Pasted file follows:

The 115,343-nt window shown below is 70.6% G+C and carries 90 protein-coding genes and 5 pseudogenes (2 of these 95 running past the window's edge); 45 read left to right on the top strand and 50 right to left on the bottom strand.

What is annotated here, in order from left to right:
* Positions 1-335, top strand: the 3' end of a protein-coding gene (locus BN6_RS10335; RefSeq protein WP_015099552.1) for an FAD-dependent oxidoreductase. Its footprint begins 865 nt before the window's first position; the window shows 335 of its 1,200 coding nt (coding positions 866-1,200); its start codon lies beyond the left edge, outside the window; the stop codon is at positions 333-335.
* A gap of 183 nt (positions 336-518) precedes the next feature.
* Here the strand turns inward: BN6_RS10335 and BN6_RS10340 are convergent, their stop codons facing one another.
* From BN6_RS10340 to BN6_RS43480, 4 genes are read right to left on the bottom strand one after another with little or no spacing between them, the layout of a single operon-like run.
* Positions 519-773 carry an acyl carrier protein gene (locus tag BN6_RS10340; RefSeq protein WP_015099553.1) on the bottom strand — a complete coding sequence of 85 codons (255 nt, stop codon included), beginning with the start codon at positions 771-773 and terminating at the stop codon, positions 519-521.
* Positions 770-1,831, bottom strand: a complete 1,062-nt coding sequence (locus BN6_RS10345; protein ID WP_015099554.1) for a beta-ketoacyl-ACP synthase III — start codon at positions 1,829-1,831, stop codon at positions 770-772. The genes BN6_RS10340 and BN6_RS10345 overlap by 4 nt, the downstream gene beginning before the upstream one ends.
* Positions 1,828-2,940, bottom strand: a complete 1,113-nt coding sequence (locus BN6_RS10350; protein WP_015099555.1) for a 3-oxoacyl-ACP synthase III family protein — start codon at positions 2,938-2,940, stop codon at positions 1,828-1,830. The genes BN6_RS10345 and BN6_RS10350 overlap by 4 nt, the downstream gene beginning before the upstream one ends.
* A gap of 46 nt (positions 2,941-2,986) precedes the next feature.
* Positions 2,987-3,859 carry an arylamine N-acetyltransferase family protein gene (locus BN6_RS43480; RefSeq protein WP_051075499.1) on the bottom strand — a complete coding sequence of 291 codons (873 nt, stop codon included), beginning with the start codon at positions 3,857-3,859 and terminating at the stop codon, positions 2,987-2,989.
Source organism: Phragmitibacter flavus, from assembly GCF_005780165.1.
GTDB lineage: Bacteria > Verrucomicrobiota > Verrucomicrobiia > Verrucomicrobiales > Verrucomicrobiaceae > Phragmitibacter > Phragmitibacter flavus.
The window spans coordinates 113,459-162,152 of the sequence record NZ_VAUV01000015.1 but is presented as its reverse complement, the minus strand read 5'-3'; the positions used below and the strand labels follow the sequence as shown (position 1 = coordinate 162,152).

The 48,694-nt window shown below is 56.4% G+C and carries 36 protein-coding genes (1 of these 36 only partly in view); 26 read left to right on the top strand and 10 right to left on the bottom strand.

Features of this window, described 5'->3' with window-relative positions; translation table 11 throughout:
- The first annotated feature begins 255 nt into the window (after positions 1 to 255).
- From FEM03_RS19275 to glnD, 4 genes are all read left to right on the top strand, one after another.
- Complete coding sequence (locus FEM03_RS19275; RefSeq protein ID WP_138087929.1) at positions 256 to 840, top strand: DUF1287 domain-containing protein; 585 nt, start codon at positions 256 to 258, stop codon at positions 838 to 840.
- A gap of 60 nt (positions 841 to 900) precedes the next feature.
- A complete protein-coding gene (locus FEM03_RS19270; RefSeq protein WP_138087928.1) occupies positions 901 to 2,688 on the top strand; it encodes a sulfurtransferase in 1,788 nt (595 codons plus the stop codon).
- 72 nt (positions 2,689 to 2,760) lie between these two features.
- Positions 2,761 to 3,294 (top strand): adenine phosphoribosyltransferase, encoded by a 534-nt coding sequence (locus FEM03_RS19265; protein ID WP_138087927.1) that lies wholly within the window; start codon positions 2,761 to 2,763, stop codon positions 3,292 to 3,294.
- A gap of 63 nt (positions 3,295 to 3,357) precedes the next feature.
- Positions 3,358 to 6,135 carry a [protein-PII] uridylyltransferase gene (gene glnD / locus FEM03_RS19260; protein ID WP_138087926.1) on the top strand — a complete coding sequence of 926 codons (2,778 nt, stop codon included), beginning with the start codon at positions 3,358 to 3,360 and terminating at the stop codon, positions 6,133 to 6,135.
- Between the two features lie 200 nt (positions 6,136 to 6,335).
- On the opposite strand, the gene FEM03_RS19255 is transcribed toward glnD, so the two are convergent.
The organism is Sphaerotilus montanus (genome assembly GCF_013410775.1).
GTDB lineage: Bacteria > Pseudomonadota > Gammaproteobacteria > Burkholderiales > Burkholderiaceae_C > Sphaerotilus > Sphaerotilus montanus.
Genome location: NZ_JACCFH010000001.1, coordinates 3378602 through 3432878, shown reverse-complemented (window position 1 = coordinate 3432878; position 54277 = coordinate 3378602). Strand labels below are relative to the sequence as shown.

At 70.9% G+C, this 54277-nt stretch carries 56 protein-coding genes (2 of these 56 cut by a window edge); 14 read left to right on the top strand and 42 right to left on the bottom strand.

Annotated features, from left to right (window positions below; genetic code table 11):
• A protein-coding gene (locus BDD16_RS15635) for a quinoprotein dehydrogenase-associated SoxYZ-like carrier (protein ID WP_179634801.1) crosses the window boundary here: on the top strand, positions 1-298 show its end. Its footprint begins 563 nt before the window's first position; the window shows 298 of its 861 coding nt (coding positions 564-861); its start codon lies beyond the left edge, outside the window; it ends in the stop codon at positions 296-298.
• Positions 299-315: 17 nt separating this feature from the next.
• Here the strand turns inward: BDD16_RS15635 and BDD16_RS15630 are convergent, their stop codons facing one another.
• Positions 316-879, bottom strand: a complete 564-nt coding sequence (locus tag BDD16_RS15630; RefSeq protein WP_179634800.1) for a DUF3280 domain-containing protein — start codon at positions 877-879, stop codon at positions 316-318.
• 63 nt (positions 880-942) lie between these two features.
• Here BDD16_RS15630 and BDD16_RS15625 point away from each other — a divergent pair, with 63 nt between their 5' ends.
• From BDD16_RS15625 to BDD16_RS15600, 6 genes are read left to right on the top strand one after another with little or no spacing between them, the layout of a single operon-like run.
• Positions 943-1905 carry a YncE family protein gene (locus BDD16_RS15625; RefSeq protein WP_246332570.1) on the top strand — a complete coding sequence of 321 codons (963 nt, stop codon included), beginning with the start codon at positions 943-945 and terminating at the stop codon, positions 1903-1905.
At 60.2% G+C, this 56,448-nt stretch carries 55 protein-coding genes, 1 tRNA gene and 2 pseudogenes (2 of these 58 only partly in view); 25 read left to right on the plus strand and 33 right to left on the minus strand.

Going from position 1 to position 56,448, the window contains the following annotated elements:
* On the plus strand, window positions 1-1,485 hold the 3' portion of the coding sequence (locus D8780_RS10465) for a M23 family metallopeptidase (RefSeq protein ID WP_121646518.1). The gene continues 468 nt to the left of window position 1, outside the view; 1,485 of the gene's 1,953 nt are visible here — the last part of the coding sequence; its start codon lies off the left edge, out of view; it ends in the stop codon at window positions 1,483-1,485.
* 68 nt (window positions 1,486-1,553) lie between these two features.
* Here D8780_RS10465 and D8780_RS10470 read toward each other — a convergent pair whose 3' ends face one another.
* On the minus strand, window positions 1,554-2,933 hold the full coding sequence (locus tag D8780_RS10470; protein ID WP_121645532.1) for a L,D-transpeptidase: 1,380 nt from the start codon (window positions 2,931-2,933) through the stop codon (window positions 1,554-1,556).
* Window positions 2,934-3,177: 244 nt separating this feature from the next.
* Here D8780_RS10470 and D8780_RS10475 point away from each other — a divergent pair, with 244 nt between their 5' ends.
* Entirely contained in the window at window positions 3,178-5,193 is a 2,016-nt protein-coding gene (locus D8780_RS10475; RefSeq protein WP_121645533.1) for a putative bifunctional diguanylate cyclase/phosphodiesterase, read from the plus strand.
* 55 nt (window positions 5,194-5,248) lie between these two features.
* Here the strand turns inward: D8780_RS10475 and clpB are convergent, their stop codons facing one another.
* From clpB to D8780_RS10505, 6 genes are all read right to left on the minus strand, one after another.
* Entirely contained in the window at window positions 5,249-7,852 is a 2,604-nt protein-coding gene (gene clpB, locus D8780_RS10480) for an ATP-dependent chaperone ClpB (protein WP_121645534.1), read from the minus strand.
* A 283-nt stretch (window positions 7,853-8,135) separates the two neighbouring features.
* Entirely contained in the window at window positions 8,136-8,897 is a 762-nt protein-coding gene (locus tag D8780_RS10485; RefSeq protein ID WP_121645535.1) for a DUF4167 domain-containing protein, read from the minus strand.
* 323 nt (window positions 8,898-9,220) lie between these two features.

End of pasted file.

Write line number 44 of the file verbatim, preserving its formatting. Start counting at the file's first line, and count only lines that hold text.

* 68 nt (window positions 1,486-1,553) lie between these two features.